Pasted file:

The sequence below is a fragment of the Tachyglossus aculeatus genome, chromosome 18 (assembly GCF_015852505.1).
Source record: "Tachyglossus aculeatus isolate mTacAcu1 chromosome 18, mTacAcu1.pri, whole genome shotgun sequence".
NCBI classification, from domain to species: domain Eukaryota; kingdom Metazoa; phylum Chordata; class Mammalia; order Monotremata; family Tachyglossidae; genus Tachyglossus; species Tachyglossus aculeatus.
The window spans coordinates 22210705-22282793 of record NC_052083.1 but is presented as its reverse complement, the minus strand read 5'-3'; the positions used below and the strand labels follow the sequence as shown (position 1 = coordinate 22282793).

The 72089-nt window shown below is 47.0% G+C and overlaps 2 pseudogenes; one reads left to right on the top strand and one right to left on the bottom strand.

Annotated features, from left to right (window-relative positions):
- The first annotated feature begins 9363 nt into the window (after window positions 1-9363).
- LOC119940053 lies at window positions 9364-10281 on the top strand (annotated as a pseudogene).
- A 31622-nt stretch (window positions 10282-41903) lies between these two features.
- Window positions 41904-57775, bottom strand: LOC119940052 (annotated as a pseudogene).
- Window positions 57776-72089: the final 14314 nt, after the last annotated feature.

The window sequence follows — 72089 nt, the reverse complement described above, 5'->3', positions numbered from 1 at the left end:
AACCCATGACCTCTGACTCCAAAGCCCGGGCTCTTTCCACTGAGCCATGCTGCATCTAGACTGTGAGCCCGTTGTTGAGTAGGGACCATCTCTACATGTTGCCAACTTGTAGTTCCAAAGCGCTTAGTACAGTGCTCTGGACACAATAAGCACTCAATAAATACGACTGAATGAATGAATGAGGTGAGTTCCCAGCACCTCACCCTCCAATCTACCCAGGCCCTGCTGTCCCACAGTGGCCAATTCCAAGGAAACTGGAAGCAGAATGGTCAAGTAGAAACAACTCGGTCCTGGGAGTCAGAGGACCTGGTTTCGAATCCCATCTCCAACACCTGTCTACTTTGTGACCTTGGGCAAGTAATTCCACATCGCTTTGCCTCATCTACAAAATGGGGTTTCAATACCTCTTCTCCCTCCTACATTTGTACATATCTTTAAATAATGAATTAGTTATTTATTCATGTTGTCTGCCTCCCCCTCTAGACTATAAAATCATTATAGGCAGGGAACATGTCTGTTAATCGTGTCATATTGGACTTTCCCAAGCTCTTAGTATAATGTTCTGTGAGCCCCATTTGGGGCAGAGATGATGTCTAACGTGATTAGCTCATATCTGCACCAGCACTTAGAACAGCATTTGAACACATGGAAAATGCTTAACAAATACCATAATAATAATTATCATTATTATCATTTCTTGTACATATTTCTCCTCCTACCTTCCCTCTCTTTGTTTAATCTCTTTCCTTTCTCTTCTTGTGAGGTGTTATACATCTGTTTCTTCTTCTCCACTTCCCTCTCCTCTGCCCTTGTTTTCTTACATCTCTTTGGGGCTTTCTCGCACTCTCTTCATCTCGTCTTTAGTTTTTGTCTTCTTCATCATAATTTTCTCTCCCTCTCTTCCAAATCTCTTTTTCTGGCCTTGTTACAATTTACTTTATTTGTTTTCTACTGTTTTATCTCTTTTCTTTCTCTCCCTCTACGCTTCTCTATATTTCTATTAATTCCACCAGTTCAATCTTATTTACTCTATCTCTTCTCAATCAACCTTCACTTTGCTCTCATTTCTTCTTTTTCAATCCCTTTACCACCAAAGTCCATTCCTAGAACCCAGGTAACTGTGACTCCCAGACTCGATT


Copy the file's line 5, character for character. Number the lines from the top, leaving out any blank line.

The 72089-nt window shown below is 47.0% G+C and overlaps 2 pseudogenes; one reads left to right on the top strand and one right to left on the bottom strand.